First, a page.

Say goodbye to guesswork and hello to a user-friendly application that empowers girls and young women to take charge of their menstrual health journey.
In time for the global Menstruation Day celebration last May 28, Philippine government agencies and development organizations launched the period tracker app designed to raise awareness about menstrual health and hygiene among Filipino adolescents. Oky Philippines Period Tracker App is your go-to mobile application, created by and for Filipino girls, to effortlessly manage period cycles and gain a deeper understanding of the body.
The perfect companion for every adolescent girl in navigating through the complexities of menstrual health and hygiene management, this app was made possible through the partnership of the Department of Education (DepEd), Department of Health (DOH), Commission on Population and Development (POPCOM), and National Youth Commission (NYC), in collaboration with the United Nations Children’s Fund (UNICEF), Australian Government (through its AUD-48 Indo-Pacific Sexual Reproductive Health and Rights COVID-19 Surge Response), and Plan International.
Here’s What You Have to Know About ‘Oky Philippines Period Tracker App’
Derived from the groundbreaking Oky app, the world’s first menstruation education and period tracker app co-created by UNICEF with girls for girls, the Oky Philippines Period Tracker App is an innovative platform inspired by its success. This empowering tool will be seamlessly integrated into existing government programs, extending its reach to a wider audience and ensuring comprehensive support for menstrual health education and tracking among Filipino girls.
Set to be used in the government’s sexual education and reproductive health programs, the event “Oky for you, Oky for Me: Say hello to the period tracker app for Filipino girls, by Filipino girls”, delved into current issues surrounding menstrual health and hygiene management, including a demonstration on how to use the app.
Oky Philippines Period Tracker App is available to download for free. As per Plan International Philippines, the app does not only feature accessible tools to help manage menstrual health but also contains helpful lessons debunking period myths and misconceptions that typically proliferate on social media—including an encyclopedia of information on gender, puberty, menstrual health, and reproductive health rights. What sets it apart is its commitment to inclusivity, as it also provides valuable information and support for individuals with disabilities, ensuring that everyone can confidently navigate and manage their periods.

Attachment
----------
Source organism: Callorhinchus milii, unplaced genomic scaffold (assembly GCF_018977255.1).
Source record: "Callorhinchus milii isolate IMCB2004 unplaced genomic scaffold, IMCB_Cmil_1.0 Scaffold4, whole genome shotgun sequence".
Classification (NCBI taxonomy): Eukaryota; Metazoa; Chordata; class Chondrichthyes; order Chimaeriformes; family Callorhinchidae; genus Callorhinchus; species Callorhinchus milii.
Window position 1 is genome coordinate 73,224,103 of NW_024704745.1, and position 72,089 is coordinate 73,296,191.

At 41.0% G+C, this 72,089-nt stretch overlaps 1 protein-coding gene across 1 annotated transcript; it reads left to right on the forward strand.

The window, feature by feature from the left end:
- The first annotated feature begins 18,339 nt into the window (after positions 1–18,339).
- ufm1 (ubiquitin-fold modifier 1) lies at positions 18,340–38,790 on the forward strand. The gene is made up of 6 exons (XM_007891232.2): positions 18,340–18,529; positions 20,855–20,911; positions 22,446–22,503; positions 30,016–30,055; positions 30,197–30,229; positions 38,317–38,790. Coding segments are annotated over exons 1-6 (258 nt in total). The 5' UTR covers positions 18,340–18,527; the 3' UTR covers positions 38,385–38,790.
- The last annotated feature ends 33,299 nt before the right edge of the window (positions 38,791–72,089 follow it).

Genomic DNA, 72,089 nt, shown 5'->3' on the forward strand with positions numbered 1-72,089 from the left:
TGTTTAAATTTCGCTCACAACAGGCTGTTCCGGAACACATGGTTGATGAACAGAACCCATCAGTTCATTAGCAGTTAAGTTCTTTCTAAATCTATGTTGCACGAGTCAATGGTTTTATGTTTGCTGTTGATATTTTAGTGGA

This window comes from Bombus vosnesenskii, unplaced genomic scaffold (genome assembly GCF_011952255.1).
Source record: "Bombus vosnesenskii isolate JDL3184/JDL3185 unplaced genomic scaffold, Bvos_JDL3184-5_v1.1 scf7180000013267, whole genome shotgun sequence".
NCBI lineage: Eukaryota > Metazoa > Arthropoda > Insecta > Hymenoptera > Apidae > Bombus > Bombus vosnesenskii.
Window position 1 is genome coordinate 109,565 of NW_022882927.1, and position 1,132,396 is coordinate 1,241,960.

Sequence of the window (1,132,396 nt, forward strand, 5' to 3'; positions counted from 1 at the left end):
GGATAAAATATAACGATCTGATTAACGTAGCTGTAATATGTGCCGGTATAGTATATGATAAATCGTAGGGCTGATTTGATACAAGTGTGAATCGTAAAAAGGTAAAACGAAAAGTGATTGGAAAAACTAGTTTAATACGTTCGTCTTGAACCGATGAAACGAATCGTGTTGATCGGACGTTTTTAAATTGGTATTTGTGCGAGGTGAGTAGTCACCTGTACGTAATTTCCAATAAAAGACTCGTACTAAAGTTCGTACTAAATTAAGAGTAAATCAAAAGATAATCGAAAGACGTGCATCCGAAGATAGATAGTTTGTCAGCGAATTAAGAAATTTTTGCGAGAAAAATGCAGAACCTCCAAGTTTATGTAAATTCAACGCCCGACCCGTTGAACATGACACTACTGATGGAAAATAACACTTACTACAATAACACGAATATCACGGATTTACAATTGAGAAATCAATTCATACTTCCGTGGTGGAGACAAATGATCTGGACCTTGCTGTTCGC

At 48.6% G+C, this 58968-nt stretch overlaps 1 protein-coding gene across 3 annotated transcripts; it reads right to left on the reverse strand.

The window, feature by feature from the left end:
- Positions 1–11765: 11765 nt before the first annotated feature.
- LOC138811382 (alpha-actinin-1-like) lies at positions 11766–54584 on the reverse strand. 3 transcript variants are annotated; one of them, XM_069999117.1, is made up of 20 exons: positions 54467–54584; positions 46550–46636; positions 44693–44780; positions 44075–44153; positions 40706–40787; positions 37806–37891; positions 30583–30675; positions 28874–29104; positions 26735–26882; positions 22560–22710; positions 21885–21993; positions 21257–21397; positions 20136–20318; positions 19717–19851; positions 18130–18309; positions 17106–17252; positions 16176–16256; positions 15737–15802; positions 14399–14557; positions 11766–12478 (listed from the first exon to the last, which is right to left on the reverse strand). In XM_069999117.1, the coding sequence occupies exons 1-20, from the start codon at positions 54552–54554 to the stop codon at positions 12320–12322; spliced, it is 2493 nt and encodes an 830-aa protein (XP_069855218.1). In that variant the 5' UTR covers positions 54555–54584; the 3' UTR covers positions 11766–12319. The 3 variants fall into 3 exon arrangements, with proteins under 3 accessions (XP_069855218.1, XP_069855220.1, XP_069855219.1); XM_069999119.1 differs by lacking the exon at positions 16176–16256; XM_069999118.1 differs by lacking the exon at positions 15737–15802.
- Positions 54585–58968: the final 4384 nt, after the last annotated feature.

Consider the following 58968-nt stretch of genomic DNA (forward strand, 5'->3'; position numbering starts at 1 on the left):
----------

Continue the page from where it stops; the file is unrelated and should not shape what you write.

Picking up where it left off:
According to DOH Officer-in-Charge Maria Rosario Vergeire, “The DOH prioritizes adolescent sexual reproductive health in our programs and campaigns. We recognize the need of adolescent girls to access accurate information about their menstrual health and are happy to have the Okay Philippines app as a new digital platform that can help them make informed, healthy choices for themselves.”
The app also includes DepEd’s Comprehensive Sexual Education and the WASH in Schools programs, which focus on students’ access to drinking water, sanitation, and hygiene. This will also be utilized in the DOH and POPCOM’s “I CHOOSE #MalayaAkong Maging”—an initiative that promotes awareness and information drives on adolescent health and development, including adolescent sexual and reproductive health concerns.
Not only that, but the developers of the app also considered the diverse contexts of girls in the Philippines, including indigenous peoples, out-of-school children, and children with disabilities. This was also co-created with adolescents in the Bangsamoro Autonomous Region in Muslim Mindanao to provide content relevant to Islamic culture.
As per the estimate of the Department of Education, around 1.1 million of the estimated 32 million Filipinos aged 5 to 19 have taken lessons in comprehensive sexual education. DepEd’s draft curriculum for K–10 takes a significant step forward by proposing the introduction of crucial topics such as “sexual reproductive and health rights” and “healthcare needs and rights” as early as Grade 4. This forward-thinking approach aims to enhance students’ health literacy, equipping them with essential knowledge and understanding to make informed decisions about their well-being.